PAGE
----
Isaiah 12: 4-5 says “Thank the Lord! Praise his name! Tell the nations what he has done. Let them know how mighty he is! Sing to the Lord, for he has done wonderful things. Make known his praise around the world.”
In October of 2006 our friend Keith Gilbert was diagnosed with stage four esophageal cancer. The following February he died. One of Keith’s main symptoms was reflux.
Fast forward to June, this summer, my husband, Pat scheduled is 50-year-old checkup. Since Pat had had reflux in the past and he was encouraged by Keith and his wife, Jeanie, to be scoped, so Pat asked for a doctor that could do an endoscopy at the same time as his colonoscopy. We received that phone call June 19th that we all fear. Cancer was found. He had a 1.5 mm nodule at the juncture of his stomach and esophagus. We were in complete shock. Things were moving fast so we had to tell the kids. The boys were leaving for church camp in a few days and our daughter was at college. We called a family meeting and told the kids. That had to be one of the worst experiences that Pat and I had ever endured.
The next step was that Pat was scheduled for a procedure with sonogram eight days later. Everything seems to be a waiting game with cancer. The blessing here was that the boys were at camp which was a huge distraction and were with friends. It was also good because Pat and I literally sit in our living room staring and crying. Looking back Pat can now see why there was a wait. It made Pat and I pray and seek the scripture for comfort.
Thursday night prior to Pat’s procedure, five Godly men came anointed and prayed over Pat and it was the most beautiful scene I have ever seen. Pat was ready and he was at peace and all the faith that God was in control.
The test was done as outpatient the next day. They were not able to remove the nodule as it was too close to the muscle. It did indicate that it was a stage one or two.
The next step was to see a surgeon and an oncologist. We met with Dr. Lin, the surgeon, who explained the procedure called an esophagectomy. His recommendation was surgery and then followed by chemo and/or radiation if needed. The blessing here was that Dr. Lin was one of the only surgeons in this area who specialized in going through the neck instead of breaking open the chest cavity. He rarely sees patients who have found the cancer this early. Another miracle. Surgery was scheduled for August 5th.
Our next visit was with the oncologist who then recommended chemo/radiation first followed by surgery. What were we to do? The oncologist and surgeon couldn’t agree after discussion, so they turned over the decision to be made by the Tumor Board at Harris Hospital. In the meantime, Pat and I were calling all to pray for discernment and wisdom in making this huge decision. I did not have a peace with the oncologist or facility so we tried to find another oncologist. After two closed doors with recommended oncologists, we found Dr. Ross. He agreed with the surgeon that he should have surgery first as Pat was an exception because of the early finding of the cancer and that he was young. Please note that the oncologist never presented our case to the oncologist, so God was behind the steering wheel in making this decision. A decision that we were in complete peace.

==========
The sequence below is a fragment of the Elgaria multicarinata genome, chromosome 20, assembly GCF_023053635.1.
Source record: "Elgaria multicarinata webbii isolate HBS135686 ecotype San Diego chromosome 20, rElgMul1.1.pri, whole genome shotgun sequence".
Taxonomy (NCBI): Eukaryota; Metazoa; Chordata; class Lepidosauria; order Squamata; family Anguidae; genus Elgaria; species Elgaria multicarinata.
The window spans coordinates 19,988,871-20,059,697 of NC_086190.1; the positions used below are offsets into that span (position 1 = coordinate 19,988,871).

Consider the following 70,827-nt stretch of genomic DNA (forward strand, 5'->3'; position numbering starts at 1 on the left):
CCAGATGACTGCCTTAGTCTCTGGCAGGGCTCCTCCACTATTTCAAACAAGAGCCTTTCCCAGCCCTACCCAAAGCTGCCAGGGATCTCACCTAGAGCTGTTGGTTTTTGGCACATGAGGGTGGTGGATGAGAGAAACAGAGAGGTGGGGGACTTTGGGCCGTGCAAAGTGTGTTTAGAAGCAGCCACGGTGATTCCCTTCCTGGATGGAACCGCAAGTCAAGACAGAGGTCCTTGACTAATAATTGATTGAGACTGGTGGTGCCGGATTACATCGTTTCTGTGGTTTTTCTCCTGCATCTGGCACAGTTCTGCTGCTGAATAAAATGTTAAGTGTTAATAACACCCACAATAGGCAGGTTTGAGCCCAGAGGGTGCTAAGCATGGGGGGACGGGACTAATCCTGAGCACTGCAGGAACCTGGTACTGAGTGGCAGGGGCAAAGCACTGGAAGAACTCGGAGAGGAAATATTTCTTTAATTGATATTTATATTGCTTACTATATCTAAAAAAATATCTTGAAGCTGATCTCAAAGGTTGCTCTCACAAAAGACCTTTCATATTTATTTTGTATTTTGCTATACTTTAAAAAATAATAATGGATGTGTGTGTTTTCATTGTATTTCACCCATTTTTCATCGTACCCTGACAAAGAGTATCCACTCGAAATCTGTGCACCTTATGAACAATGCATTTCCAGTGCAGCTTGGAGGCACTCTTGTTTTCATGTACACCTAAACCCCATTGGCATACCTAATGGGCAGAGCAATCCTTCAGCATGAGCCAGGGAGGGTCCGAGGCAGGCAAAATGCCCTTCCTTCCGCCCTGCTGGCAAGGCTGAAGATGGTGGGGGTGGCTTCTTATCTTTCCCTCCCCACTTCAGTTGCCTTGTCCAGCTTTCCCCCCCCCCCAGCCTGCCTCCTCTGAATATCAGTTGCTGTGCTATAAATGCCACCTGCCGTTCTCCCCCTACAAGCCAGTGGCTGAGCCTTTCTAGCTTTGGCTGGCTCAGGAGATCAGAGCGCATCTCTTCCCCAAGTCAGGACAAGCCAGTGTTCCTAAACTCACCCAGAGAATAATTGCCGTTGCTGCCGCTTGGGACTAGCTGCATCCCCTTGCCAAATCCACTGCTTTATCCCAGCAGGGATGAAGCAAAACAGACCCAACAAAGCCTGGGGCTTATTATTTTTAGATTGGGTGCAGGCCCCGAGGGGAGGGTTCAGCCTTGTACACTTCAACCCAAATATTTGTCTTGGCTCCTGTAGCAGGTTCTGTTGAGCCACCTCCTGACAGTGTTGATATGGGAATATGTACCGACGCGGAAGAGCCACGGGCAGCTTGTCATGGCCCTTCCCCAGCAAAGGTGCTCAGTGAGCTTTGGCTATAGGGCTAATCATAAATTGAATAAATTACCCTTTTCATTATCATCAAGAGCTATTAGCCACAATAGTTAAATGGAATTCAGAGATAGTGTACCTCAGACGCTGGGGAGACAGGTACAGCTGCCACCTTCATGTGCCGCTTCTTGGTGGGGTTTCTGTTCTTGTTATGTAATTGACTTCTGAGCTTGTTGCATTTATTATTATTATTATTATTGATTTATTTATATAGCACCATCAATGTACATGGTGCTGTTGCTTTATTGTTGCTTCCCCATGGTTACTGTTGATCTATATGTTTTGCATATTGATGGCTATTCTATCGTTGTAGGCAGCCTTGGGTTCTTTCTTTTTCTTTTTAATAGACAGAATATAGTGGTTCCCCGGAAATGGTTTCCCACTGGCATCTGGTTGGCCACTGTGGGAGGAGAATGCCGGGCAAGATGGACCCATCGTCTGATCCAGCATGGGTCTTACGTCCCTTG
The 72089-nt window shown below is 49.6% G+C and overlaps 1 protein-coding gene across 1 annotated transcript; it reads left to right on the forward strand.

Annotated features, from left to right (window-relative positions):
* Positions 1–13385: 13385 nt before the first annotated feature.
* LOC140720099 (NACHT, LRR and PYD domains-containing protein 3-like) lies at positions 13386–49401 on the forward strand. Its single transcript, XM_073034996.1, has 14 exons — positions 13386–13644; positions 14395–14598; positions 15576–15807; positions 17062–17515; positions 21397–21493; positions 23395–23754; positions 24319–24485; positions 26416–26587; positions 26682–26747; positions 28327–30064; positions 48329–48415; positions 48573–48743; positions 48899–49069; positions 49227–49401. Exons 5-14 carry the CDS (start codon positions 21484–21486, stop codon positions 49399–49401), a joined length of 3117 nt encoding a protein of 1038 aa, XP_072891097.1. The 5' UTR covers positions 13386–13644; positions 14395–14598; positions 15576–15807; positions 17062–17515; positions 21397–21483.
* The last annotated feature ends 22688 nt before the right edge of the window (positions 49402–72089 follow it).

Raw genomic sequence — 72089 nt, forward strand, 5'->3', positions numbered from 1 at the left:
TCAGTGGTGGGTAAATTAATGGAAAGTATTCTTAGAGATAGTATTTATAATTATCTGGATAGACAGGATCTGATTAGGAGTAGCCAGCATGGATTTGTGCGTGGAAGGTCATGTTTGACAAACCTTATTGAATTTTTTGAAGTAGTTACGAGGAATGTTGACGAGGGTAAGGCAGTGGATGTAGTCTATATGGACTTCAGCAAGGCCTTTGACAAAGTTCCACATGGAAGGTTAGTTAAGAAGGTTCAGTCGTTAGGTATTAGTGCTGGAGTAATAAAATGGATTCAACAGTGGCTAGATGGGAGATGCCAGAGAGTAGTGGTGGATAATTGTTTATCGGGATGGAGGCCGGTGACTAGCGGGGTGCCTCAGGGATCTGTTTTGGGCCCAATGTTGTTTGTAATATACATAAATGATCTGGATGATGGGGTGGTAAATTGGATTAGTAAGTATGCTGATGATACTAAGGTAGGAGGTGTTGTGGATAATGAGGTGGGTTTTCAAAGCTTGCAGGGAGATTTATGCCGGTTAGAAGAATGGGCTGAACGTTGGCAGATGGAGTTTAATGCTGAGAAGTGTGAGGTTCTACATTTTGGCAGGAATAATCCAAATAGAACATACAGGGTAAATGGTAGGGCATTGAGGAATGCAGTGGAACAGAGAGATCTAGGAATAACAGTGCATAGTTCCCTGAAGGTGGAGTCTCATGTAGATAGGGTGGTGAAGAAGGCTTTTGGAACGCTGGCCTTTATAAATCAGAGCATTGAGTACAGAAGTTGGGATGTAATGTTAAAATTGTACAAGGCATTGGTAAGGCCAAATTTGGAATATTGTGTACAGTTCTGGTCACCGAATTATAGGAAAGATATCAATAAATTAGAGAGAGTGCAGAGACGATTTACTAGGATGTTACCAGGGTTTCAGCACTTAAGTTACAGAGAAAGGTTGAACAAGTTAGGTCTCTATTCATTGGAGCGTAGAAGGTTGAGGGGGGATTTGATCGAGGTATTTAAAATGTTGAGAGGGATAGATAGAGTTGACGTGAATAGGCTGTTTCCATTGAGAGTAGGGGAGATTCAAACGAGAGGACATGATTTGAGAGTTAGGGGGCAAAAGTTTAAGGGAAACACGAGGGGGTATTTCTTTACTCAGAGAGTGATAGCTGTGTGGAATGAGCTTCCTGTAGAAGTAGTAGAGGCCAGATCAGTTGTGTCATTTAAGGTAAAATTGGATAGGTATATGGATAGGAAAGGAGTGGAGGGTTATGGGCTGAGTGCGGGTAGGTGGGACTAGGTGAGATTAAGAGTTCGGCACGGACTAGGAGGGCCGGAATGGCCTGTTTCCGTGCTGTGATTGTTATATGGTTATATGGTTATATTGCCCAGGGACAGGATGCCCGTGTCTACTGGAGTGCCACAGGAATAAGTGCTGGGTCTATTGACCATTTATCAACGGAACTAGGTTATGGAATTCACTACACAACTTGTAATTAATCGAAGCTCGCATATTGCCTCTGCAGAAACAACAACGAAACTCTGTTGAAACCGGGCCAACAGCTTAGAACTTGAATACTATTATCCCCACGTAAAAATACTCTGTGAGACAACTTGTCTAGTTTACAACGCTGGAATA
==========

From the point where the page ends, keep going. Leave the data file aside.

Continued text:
August 5th arrived and Pat’s surgery was three hours. Dr. Lin felt that the surgery went well and he removed five to six inches of his esophagus and two inches of his stomach. Pat was in the hospital ten days. The pathology report came back that It was indeed stage one and the cancer was found at the very earliest stage you could find it. A miracle. Dr. Lin felt that Pat did not need any further treatment such as chemo/radiation. The stay in the hospital and the recovery at home has been a tough one. Pat has had all kinds of struggles in learning to eat again. His struggling with depression was also a new experience, and the one thing that was the hardest for me.
Our visit with the oncologist was last week. This I felt would be the biggest decision that we might have to make chemo or no chemo? Pat felt he would probably need it as we were going to an oncologist…they of course are going to sell their cars! Right? No. He said that it was not needed and that he would follow him closely for the next five years. We were ecstatic.
I just gave you the summary in five minutes of how it all played out. What I have not mentioned are all of the blessings, miracles and gifts that God has given our family. May I list a few: That Pat chose to have an endoscopy and find stage one cancer and not need chemo is a miracle in itself. To hear my husband say that he thanked God for his cancer. Coworkers of Pat’s have confessed to him that they were believers and were praying for him. That our life group was created nine months prior to this so that they could carry us, love us and support us. That I had spent 20 hours creating my blog which was for fun that could actually serve a good purpose of keeping friends and family in the loop of Pat’s journey. To receive the cards, food, letters, emails and texts of people praying and loving on us. To hear my 14 year-old son say that his faith is stronger and that he is closer to God since his dad had cancer. To realize that what is truly important in this world. To be a part of God’s miracles and recognizing them as miracles.
Personally, I discovered that God will equip you, but not one minute before you need it. Also, I remember in the hospital sharing with one of my friends that I felt absolute joy in the midst of all of this. And, I remember several said that they were praying for me to have peace and no fear. That is exactly how I felt.
Pat, the kids and I are still held firmly in his grip!